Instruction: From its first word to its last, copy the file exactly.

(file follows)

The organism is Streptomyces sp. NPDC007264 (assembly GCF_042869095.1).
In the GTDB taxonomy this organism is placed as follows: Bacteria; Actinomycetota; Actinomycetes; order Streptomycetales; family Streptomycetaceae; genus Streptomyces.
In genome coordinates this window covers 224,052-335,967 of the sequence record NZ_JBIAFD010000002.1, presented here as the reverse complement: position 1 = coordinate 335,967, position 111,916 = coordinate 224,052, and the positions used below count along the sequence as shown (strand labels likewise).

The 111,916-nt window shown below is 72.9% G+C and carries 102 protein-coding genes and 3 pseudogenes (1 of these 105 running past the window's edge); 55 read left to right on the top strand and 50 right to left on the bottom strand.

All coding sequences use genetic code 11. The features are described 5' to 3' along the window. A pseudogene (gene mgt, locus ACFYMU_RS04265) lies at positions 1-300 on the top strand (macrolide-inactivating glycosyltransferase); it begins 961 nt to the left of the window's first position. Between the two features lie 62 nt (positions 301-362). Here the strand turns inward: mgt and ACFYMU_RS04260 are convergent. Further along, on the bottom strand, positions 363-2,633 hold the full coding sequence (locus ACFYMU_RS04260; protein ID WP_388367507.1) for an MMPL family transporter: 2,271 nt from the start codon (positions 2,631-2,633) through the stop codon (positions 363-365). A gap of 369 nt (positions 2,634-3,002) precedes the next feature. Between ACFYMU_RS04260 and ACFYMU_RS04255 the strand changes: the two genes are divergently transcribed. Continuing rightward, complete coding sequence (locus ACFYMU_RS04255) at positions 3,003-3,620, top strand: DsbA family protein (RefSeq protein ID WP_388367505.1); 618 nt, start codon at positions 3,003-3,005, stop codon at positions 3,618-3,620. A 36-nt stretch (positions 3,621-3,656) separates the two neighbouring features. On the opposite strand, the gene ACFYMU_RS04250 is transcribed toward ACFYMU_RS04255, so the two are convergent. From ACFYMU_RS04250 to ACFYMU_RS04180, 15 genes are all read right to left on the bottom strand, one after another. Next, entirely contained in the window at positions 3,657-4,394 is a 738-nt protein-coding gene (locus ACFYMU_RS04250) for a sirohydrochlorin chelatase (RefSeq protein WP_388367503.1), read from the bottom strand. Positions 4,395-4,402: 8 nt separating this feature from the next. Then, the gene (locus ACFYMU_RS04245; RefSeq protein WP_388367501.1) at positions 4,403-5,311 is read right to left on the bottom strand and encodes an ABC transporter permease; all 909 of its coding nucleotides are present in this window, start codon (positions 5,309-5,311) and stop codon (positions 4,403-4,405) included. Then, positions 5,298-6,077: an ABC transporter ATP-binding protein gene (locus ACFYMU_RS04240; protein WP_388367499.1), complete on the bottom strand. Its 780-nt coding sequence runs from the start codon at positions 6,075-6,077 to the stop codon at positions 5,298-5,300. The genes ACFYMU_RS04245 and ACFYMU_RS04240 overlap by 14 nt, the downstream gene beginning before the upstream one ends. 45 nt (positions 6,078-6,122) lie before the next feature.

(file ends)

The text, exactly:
The organism is Streptomyces sp. NPDC007264 (assembly GCF_042869095.1).
In the GTDB taxonomy this organism is placed as follows: Bacteria; Actinomycetota; Actinomycetes; order Streptomycetales; family Streptomycetaceae; genus Streptomyces.
In genome coordinates this window covers 224,052-335,967 of the sequence record NZ_JBIAFD010000002.1, presented here as the reverse complement: position 1 = coordinate 335,967, position 111,916 = coordinate 224,052, and the positions used below count along the sequence as shown (strand labels likewise).

The 111,916-nt window shown below is 72.9% G+C and carries 102 protein-coding genes and 3 pseudogenes (1 of these 105 running past the window's edge); 55 read left to right on the top strand and 50 right to left on the bottom strand.

All coding sequences use genetic code 11. The features are described 5' to 3' along the window. A pseudogene (gene mgt, locus ACFYMU_RS04265) lies at positions 1-300 on the top strand (macrolide-inactivating glycosyltransferase); it begins 961 nt to the left of the window's first position. Between the two features lie 62 nt (positions 301-362). Here the strand turns inward: mgt and ACFYMU_RS04260 are convergent. Further along, on the bottom strand, positions 363-2,633 hold the full coding sequence (locus ACFYMU_RS04260; protein ID WP_388367507.1) for an MMPL family transporter: 2,271 nt from the start codon (positions 2,631-2,633) through the stop codon (positions 363-365). A gap of 369 nt (positions 2,634-3,002) precedes the next feature. Between ACFYMU_RS04260 and ACFYMU_RS04255 the strand changes: the two genes are divergently transcribed. Continuing rightward, complete coding sequence (locus ACFYMU_RS04255) at positions 3,003-3,620, top strand: DsbA family protein (RefSeq protein ID WP_388367505.1); 618 nt, start codon at positions 3,003-3,005, stop codon at positions 3,618-3,620. A 36-nt stretch (positions 3,621-3,656) separates the two neighbouring features. On the opposite strand, the gene ACFYMU_RS04250 is transcribed toward ACFYMU_RS04255, so the two are convergent. From ACFYMU_RS04250 to ACFYMU_RS04180, 15 genes are all read right to left on the bottom strand, one after another. Next, entirely contained in the window at positions 3,657-4,394 is a 738-nt protein-coding gene (locus ACFYMU_RS04250) for a sirohydrochlorin chelatase (RefSeq protein WP_388367503.1), read from the bottom strand. Positions 4,395-4,402: 8 nt separating this feature from the next. Then, the gene (locus ACFYMU_RS04245; RefSeq protein WP_388367501.1) at positions 4,403-5,311 is read right to left on the bottom strand and encodes an ABC transporter permease; all 909 of its coding nucleotides are present in this window, start codon (positions 5,309-5,311) and stop codon (positions 4,403-4,405) included. Then, positions 5,298-6,077: an ABC transporter ATP-binding protein gene (locus ACFYMU_RS04240; protein WP_388367499.1), complete on the bottom strand. Its 780-nt coding sequence runs from the start codon at positions 6,075-6,077 to the stop codon at positions 5,298-5,300. The genes ACFYMU_RS04245 and ACFYMU_RS04240 overlap by 14 nt, the downstream gene beginning before the upstream one ends. 45 nt (positions 6,078-6,122) lie before the next feature.